From early childhood, boys are taught that hitting a girl is wrong. It’s a rule that’s ingrained into society, unless you happen to live in a third-world nation where women aren’t treated with respect. Men who hit women are seen as awful people—and rightfully so—that pick on those who can’t defend themselves. Yet, things take on a skewed narrative when there’s a cage and four-ounce gloves involved.

In that setting, women demand that men don’t take it easy on them in training. They’re tough and they can handle it. But what happens when it’s no longer training? What happens when someone decides to take a man and a woman and toss them into a cage together with a referee to oversee the proceedings, judges cageside to keep score and fans in the audience to cheer each warrior on? What happens when it’s a man against a woman in a real fight?

Those were the questions on a lot of MMA fans’ minds after Shooto Brazil recently announced that its Dec. 20 fight card would include a bout between male bantamweight fighter Emerson Falcao, a Nova Uniao product who holds an 0-1 record as a pro, and Team Nogueira female 135-pounder Juliana Velasquez, who would be making her pro debut. The news was widely reported throughout the MMA world and has even been picked up by major news outlets and sites like TMZ.

Now, it seems as though the bout was never really going to happen in the first place, though Shooto Brazil’s Andre Pederneiras, members of both fight camps and the fighters themselves are apparently still insisting it will. The reality appears to be that this is actually a campaign to raise awareness about violence against women and support “Lei Maria da Penha,” a Brazilian law addressing such instances of violence. In other words, it’s an effort to stress those exact lessons we all should have learned as boys.

If that is indeed the purpose of all this—and it seems likely, considering that Falcao appeared to be in no shape to fight when he and Velasquez weighed in—then Pederneiras and all those involved have succeeded in getting the world talking. The outrage was definitely there and awareness has definitely been raised, but at what expense?

As much as the intent was to raise awareness and show support for the law, we all know the drill in journalism these days. The controversy resonates across print and internet news, but the follow-up explanation—the announcement of “Hey, guys, this was never really going to happen. They were never serious!”—won’t make it to more than a small percentage of those outlets, especially those outside of the realm of daily MMA coverage. In a way, Shooto Brazil yelling its intent to the world about pitting a man against a woman in an official fight could cause another black eye to a sport that’s still grappling to overcome a past in which groin strikes were legal and the sport was banned in a vast portion of the United States. In that way, it was a reckless move.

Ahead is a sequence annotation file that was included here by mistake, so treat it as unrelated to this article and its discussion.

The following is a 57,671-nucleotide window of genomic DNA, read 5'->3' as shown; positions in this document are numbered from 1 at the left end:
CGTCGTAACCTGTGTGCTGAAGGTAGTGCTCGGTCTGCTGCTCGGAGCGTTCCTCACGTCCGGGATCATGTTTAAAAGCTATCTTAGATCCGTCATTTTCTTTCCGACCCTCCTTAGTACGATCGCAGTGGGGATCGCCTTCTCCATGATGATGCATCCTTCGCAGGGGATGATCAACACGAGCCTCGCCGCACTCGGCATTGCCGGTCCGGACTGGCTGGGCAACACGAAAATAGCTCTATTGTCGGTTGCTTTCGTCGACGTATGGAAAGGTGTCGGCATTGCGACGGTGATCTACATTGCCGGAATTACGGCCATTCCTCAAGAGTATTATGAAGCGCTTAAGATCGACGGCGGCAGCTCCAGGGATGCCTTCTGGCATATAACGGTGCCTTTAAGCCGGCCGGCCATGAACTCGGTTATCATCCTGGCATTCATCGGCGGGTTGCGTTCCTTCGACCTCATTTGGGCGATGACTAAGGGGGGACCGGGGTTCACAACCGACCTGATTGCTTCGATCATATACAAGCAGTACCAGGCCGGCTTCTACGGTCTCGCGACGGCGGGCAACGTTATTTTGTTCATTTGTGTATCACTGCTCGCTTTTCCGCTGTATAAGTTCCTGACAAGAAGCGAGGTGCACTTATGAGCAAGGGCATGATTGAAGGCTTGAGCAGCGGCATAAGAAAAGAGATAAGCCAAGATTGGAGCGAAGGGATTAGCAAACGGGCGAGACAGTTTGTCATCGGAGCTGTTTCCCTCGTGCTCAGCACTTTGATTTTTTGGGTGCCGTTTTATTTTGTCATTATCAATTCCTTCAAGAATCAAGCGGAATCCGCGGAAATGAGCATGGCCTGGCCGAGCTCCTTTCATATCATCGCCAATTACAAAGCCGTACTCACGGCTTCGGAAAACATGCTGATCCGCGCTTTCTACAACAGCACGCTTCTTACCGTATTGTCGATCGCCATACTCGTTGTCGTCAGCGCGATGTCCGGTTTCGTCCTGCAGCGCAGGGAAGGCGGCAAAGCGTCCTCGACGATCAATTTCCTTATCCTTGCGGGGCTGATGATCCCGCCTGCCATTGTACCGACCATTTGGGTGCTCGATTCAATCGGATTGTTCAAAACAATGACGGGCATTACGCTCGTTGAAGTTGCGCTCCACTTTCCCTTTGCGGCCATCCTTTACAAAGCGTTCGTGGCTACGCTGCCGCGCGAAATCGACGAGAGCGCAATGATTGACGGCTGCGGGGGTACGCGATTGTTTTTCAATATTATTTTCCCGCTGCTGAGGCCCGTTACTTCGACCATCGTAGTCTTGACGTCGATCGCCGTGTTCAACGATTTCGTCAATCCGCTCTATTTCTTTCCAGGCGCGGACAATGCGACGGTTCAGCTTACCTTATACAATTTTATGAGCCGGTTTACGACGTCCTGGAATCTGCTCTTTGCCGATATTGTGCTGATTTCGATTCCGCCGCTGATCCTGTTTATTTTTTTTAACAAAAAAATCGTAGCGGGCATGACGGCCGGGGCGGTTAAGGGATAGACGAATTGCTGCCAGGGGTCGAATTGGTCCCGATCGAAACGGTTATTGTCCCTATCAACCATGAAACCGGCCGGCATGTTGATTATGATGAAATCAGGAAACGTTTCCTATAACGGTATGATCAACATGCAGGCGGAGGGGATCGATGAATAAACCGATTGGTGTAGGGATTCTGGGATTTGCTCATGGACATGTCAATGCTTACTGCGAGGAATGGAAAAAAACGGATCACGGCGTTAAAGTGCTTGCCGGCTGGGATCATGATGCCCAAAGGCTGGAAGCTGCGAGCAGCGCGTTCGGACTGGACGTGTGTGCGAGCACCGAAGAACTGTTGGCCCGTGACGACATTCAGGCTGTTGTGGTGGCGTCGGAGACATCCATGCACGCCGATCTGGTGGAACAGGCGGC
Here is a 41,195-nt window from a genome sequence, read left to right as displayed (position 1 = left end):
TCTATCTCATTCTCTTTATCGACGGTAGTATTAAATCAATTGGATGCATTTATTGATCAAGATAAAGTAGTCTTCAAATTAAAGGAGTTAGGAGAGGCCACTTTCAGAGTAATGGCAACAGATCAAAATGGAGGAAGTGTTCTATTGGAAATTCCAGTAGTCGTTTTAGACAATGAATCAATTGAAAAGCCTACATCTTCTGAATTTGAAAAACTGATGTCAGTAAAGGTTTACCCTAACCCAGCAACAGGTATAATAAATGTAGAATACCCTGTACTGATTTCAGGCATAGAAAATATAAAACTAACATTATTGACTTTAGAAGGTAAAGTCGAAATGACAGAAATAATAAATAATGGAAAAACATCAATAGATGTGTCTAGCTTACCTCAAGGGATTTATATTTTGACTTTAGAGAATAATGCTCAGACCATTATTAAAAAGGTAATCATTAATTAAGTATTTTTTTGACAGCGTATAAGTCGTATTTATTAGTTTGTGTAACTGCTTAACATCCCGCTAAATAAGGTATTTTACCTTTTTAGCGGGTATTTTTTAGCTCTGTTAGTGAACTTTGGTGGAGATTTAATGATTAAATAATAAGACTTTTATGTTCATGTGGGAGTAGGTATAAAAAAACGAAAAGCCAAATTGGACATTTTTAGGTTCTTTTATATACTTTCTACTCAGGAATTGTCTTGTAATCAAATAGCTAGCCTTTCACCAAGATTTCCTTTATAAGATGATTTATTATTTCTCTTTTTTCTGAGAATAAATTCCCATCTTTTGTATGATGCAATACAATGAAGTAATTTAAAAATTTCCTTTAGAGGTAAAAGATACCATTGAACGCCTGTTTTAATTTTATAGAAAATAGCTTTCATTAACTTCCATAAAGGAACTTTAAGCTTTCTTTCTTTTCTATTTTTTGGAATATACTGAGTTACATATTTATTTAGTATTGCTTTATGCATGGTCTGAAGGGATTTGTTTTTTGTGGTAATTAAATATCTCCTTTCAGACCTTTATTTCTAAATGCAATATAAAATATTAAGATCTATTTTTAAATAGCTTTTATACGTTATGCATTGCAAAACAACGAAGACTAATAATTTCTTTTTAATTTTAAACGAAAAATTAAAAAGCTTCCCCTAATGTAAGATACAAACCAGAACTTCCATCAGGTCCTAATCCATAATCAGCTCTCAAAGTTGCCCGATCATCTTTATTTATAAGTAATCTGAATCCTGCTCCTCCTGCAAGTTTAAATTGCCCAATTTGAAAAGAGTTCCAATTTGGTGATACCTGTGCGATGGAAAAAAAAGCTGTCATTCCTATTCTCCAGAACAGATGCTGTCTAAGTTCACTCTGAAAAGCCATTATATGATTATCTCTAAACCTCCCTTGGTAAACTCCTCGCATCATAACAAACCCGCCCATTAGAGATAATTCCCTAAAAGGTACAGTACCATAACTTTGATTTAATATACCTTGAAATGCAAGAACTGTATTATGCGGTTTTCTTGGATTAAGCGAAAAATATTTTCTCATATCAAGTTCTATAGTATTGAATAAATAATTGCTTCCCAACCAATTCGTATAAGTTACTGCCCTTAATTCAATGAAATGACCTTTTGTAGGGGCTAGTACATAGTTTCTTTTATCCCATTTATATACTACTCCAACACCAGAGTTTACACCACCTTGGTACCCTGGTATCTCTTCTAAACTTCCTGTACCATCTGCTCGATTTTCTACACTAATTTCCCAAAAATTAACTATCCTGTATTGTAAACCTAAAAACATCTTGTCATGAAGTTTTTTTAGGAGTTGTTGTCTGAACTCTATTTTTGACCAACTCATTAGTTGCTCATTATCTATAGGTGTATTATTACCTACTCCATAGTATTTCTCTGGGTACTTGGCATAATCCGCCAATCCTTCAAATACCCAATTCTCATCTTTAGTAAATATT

However, it’s also astonishing how much attention this fight received in the first place. No matter where you stand in your opinion of a man fighting a woman, it isn’t exactly as new as many of the reports would have one believe. Ediane Gomes fought a man in a Rio Heroes bout, and she won. Jasminka Cive did the same in a boxing ring, and she, too, was victorious. There are probably other less-documented occurrences as well (and perhaps ones where the man won and doesn’t want to admit that he beat a “girl”). Does that make it right? Of course not, but it also doesn’t mean it’s going to become a regular feature in the lineups of the UFC or any other promotion. Gomes and Cive were willing participants and they were also fighting at the lowest levels of the sport. Ask them about it, and I doubt you’ll hear them complaining. They won those fights, and you can bet they’re proud of having proved themselves against their supposedly stronger and superior male counterparts.

During The Ultimate Fighter 18, Sarah Moras talked on camera about how female fighters are tough. Take it easy on them in training, men, and they respect you less. However, an official fight brings on a whole new set of factors. It’s not just about whether they’re tough enough or even if they can win, as Gomes and Cive did. It’s also about fairness of competition. This was a hot topic of debate even when it was transgender fighter Fallon Fox, who meets the Olympic standards for competing as a female, under the microscope. Some female fighters questioned her participation, noting structural differences such as bone density and muscle mass. Though those fighters often still said they’d fight her, it was about whether she held an unfair advantage of any kind. Whereas Fox had undergone treatments to become a woman, this other scenario involves a man who does indeed still possess a vastly different biological makeup than his female counterpart. Unlike with Fox, there would be no room for debate when it comes to the question of how fair this fight would be from a purely physical standpoint.

There’s no question that the ladies who strap on four-ounce gloves are tough. There’s no denying that they belong in a cage just as much as any male fighter and are just as skilled at their craft. However, there’s certainly no reason to put them in a cage against a male fighter, especially in a sport still striving to overcome misconceptions and, even more so, prejudices against women fighting in general, such as those voiced by Australian “journalist” Buzz Rothfield.

Despite its supposed intention to promote a man vs. woman fight, Shooto Brazil’s real message appears to be that rule we learned in our youth: never hit a woman. In this case, the message that Shooto Brazil intended to deliver was commendable, but the method in which it delivered it couldn’t have been worse.

Photo: Velasquez (L) faces off with Falcao (Facebook/BrasilShooto)

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